–Sarah Fran Wisby, author of Viva Loss, and The Heart’s Progress (forthcoming from Plain Wrap Press)
“Cats bring prey to feed their young and LJ Moore must be part feline because her small, fierce things sustains us. In words and illustrations, Moore brings the wilderness of the imagination to our front porch. It’s a bloody gift, still warm. Good kitty.”
–Tupelo Hassman, author of Girlchild
“As its name suggests, small, fierce things offers world in miniature–finely tuned observations that break open upon contact, secrets within secrets, hidden worlds that lie at the borders between the natural world and human consciousness. Wondrously illustrated and carefully wrought, LJ Moore’s work is a strange and uncanny delight.”
–Colin Dickey, author of Afterlives of the Saints, and Cranioklepty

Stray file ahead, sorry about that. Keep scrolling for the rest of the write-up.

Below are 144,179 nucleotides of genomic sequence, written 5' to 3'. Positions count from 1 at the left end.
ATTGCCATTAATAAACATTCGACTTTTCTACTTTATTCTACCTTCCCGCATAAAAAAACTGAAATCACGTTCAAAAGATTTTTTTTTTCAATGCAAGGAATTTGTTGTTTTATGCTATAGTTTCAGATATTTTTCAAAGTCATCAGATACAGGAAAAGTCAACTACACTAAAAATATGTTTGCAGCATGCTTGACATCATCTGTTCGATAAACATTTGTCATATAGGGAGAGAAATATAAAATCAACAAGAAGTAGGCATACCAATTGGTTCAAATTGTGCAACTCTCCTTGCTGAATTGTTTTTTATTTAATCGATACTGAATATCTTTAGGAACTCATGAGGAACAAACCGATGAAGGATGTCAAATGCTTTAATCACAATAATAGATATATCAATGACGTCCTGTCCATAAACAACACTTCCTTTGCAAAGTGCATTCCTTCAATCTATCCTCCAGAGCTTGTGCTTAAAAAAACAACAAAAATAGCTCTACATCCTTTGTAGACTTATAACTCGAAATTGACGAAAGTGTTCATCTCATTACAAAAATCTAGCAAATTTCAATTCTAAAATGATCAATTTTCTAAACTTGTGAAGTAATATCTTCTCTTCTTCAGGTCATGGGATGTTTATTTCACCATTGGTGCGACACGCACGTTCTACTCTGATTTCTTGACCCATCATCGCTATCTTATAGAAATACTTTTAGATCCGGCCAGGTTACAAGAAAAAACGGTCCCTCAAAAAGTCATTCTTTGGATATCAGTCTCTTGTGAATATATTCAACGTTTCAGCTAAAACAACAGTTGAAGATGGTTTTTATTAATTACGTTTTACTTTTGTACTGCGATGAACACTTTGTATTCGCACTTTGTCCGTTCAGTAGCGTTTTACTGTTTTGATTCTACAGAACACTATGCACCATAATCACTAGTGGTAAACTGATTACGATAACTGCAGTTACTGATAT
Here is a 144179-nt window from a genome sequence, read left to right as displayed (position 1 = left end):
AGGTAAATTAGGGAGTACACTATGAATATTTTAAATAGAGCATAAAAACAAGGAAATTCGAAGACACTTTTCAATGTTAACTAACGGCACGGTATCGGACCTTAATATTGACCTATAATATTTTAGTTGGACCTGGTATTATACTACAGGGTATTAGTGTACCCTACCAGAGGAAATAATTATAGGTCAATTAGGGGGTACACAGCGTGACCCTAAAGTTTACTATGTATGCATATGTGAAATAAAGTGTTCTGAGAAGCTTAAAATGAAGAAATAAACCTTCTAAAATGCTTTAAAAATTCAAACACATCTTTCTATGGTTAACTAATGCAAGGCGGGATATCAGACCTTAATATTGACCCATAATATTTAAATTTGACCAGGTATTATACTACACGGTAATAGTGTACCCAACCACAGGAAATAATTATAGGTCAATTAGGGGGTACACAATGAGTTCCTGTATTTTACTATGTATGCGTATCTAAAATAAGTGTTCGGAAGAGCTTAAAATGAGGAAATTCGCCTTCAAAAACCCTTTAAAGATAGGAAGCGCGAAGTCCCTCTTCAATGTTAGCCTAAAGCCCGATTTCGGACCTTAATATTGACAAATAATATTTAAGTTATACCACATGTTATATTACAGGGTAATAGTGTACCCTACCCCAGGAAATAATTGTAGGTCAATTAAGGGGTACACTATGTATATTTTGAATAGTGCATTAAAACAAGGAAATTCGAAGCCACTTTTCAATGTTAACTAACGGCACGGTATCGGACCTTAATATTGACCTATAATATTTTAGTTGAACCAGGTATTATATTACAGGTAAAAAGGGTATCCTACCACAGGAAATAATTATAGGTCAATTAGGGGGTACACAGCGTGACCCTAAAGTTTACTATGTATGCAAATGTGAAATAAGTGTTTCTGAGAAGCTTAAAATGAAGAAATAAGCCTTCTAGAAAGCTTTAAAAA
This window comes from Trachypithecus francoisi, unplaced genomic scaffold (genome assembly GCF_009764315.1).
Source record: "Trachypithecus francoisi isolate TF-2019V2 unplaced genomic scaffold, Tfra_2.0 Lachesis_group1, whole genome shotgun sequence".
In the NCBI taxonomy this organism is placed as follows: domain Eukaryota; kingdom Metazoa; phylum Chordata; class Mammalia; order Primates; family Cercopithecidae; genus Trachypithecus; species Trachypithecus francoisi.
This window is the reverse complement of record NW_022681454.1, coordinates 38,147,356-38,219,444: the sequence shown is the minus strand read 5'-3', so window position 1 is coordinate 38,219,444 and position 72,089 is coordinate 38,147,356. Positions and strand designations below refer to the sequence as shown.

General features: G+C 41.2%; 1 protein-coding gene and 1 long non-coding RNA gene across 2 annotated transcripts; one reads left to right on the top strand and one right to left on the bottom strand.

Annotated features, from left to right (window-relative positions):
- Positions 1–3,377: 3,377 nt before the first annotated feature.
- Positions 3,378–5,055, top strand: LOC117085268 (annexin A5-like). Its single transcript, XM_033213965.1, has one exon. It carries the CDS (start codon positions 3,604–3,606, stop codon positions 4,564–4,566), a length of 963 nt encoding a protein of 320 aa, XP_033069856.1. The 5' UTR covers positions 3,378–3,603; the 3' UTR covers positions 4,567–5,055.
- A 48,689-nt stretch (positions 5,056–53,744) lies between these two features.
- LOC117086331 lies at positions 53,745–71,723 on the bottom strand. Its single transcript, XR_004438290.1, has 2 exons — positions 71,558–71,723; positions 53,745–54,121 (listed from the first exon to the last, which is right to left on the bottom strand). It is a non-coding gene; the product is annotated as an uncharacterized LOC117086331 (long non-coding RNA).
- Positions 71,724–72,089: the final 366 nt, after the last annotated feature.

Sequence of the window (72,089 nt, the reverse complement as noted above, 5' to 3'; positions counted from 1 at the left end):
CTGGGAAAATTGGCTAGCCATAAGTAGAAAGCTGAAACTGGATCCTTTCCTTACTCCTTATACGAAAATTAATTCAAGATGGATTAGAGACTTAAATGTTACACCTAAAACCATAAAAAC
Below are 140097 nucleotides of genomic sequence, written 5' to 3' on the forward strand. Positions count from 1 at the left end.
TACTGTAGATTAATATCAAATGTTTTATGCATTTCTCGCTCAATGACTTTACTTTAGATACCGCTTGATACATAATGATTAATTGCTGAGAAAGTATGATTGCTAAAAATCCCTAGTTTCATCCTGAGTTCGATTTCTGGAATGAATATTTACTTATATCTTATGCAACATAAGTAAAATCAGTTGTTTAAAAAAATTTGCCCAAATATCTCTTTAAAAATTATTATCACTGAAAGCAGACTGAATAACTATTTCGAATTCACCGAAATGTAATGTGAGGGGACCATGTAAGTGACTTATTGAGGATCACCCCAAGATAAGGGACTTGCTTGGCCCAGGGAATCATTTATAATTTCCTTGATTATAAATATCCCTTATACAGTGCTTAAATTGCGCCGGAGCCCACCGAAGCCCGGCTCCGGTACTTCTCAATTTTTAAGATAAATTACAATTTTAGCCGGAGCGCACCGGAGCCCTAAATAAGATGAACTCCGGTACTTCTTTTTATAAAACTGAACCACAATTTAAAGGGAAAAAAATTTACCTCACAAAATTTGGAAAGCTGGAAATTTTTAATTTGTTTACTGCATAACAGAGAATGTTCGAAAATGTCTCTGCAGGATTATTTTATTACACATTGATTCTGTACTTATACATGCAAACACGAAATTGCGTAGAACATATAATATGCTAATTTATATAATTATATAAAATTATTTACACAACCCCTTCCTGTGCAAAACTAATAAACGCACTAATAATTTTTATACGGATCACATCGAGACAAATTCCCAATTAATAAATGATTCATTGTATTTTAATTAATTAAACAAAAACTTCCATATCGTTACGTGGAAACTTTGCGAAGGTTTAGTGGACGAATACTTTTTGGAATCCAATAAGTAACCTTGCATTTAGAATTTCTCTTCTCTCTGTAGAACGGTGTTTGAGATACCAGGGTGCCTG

“Each story in this collection reveals an unexpected and mesmerizing portrait that spins with the exquisite energy of dreams. Populated with all manner of creature-guides, and ranging from the far north to your grandmother’s bathroom towels, small, fierce things is a constellation of bright marvels not to be missed.”
–Stacy Carlson, author of Among the Wonderful
Not convinced yet? Read an excerpt.
Interested in the process of how this book was made? Scroll down!
Outtakes from the making of small, fierce things:
Oslo to Longyearbyen
June 14, 2013